A fully loaded Rafale is only as capable as the Su-30, MiG-29 and Mirage 2000. The talk of Su-30/Rafale for distant nuclear delivery against China is a joke.
Per current plans, by 2025 and with the induction of the 36 Rafales bought in flyaway condition, the IAF will have between 272 and 312 Su-30MKIs or 17-20 squadrons upgraded to the ‘Super Sukhoi’ configuration, more than 90 Jaguars or five squadrons, more than 60 MiG-29s or four squadrons, and over 50 Mirage 2000s or three squadrons-totalling 34 squadrons of 4.5 generation aircraft. Seven squadrons of the indigenous Tejas Mk-1A and Mark-2-also 4.5 generation-replacing MiG-21 for short-range air defence means an IAF force profile of 41 squadrons (by mid-2030s).
So, what’s wrong with this force structure? Other than Jaguar for low-level strike and Tejas, the Rafale has, with full ordnance loading, the same operational range and capability as the Su-30, MiG-29 and Mirage 2000. These are all medium multi-role combat aircraft (MMRCA) which, given range constraints, can be optimally fielded against Pakistan alone and in border affrays against China, but have zero strategic reach and worth. So, the talk of Su-30/ Rafale for distant nuclear delivery against China is a joke. This fits in with the IAF’s thinking and conduct as a tactical adjunct in the region of superior extra-territorial air forces (Royal Air Force in colonial times and the US Air Force in the immediate post-1962 war period and, perhaps, in the future). Whence the service’s emphasis solely on short- to medium-legged aircraft with no interest whatsoever in acquiring long-range strategic bombers, such as the Tu-22 ‘Backfire’ (first offered in August 1971) or the more lethal Tu-160 ‘Blackjack’, either of which could long ago have been purchased or leased from Russia. It would have enlarged the IAF’s operational/ mission envelope and firmed up the manned, recallable vector for nuclear as well as conventional deterrence of China. The IAF has had no bomber after the phasing out of the medium-range Canberra.
Until the April 2015 Rafale announcement by Prime Minister Narendra Modi, the erstwhile defence minister, Manohar Parrikar, correctly favoured the option of quickly and economically augmenting the fleet of Su-30s-rated the best fighter aircraft in the world. It had several merits. For the price of one Rafale, the country would have had two Su-30s and Hindustan Aeronautics Ltd, Nashik, which assembles this aircraft, would have had a contract to produce more of them. The ‘Super Sukhoi’ version of the Su-30, moreover, meets the Rafale level of on-board data fusion capability. The upgrade of the Su-30 is, therefore, a critical need, except it is now imperilled by the Rs 59,000 crore down payment for the Rafale, which leaves little funding for anything else.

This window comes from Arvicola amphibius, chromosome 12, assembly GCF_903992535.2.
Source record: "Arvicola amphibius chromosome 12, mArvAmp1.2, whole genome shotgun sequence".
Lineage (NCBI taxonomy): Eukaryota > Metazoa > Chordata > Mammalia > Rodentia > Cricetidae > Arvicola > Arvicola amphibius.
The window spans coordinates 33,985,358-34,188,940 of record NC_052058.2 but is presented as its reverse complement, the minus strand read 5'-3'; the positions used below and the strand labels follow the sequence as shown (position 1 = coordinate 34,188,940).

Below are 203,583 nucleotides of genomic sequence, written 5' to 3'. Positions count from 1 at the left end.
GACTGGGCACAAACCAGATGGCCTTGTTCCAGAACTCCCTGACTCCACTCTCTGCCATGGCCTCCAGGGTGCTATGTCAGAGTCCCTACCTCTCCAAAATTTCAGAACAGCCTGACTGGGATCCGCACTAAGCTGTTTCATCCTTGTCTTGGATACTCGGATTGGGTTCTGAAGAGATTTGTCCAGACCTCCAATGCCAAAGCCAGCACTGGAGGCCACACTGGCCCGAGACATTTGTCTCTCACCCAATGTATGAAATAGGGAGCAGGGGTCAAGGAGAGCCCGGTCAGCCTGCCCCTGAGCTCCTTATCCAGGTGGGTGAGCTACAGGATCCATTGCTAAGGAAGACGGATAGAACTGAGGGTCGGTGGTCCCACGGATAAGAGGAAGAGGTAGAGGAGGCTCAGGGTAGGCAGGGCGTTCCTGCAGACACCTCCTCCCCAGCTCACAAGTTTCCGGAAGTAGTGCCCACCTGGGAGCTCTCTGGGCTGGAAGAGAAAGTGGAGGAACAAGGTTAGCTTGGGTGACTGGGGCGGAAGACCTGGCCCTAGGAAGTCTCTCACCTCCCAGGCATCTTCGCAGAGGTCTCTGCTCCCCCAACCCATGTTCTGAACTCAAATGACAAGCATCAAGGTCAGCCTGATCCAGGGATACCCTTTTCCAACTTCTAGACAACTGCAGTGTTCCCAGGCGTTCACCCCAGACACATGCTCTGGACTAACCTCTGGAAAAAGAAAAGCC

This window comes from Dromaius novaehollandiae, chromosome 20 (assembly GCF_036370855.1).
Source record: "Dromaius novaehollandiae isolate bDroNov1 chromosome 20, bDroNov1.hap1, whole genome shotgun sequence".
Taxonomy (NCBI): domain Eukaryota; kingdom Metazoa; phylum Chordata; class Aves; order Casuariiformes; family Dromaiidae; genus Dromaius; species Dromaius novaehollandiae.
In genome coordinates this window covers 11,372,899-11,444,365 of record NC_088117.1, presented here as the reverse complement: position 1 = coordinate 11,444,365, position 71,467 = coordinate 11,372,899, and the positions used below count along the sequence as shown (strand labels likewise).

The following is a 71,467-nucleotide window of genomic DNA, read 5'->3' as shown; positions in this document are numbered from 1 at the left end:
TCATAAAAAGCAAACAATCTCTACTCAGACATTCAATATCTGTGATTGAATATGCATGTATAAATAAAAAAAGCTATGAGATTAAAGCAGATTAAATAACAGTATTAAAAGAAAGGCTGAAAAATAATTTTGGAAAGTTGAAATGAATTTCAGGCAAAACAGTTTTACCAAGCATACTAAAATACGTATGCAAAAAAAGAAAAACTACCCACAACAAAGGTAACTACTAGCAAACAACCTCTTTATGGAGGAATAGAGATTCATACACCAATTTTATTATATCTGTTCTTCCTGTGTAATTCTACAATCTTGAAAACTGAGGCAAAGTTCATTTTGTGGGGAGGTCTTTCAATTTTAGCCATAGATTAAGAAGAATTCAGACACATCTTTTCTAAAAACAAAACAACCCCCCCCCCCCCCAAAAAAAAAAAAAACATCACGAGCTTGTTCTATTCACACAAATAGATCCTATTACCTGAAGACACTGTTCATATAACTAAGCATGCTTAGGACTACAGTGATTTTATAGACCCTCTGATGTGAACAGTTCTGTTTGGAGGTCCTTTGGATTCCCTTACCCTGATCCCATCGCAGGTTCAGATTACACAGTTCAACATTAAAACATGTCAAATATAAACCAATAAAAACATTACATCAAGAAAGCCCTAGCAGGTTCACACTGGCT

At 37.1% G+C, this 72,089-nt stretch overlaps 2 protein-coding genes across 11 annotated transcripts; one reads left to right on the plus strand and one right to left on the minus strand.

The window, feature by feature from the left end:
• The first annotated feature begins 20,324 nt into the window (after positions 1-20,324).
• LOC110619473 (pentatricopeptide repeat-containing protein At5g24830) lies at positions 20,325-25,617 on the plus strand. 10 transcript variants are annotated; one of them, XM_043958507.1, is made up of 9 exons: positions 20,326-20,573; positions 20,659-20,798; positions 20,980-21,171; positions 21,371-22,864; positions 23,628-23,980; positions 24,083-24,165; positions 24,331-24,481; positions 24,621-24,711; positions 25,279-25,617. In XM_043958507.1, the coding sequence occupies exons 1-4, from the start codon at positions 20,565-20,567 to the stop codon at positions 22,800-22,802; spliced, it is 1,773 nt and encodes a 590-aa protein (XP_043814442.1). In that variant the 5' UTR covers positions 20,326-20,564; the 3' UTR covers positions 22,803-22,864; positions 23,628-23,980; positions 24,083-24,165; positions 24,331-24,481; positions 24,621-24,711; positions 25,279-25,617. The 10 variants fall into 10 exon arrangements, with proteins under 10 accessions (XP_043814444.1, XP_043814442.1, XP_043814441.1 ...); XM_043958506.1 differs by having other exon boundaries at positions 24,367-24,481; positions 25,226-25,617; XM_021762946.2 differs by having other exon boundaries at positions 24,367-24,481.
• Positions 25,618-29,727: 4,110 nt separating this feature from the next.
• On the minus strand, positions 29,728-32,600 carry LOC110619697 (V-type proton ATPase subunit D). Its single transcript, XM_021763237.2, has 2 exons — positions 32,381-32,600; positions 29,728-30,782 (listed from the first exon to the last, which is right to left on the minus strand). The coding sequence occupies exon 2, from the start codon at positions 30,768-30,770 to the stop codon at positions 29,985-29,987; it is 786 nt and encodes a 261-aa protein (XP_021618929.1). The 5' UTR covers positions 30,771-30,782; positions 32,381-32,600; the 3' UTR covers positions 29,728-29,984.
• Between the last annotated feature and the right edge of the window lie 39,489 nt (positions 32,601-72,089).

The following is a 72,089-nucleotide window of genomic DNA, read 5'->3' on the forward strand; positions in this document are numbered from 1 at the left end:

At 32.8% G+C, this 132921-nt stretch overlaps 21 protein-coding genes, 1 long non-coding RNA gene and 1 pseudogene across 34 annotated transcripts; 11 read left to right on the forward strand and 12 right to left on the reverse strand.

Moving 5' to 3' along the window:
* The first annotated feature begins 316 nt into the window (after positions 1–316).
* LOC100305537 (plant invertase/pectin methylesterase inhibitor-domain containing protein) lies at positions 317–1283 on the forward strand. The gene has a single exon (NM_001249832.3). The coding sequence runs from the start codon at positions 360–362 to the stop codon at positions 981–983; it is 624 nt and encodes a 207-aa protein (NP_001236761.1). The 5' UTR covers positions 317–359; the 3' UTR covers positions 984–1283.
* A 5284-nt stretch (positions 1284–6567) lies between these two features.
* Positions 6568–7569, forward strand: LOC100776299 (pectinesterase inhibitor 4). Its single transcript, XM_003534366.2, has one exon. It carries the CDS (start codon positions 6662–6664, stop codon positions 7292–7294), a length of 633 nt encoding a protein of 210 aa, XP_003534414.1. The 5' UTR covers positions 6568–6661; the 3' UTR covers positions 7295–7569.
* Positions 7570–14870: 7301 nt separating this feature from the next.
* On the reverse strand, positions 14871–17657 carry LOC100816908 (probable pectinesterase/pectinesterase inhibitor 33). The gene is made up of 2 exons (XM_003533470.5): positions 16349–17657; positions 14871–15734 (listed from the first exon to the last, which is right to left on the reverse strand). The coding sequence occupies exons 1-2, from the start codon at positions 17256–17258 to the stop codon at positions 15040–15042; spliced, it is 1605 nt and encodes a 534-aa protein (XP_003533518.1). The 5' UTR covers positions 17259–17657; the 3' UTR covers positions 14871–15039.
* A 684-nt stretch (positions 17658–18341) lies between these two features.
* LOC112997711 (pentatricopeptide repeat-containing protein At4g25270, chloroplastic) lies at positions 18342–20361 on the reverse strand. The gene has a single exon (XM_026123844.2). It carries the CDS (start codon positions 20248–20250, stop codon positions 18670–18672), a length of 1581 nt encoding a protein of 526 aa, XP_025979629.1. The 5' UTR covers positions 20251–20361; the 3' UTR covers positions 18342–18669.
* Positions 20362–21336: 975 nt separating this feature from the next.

The Rafale’s only other attribute is the exorbitantly priced Meteor air-to-air (A2A) missile, whose effectiveness is exaggerated. Even the most advanced A2A missiles have limited ‘kill zones’. The certainty of tracking, identifying, targeting and hitting enemy aircraft diminishes markedly beyond 50-80 miles. Worse, with so few Rafales and such high investment, the IAF will be loath to deploy them in war because every Rafale lost would mean over Rs 1,600 crore down the drain and, proportionately, a seriously attrited force.
Besotted by Western-origin aircraft, the IAF had hoped to use the initial order of 36 Rafales as a wedge to procure 90 more. That ruse being blown, it has indented for 114 new type single-engine MMRCA. With Donald Trump turning up the pressure, the 1960s vintage, museum-ready F-16 is likely to be the gap filler. It will pose no danger to the Pakistan Air Force that has been operating this plane for 30-odd years, but will fritter away resources and exacerbate an already hellish logistics problem for the IAF, created by the unmanageable diversity of aircraft in its inventory, each requiring its own expensive maintenance infrastructure.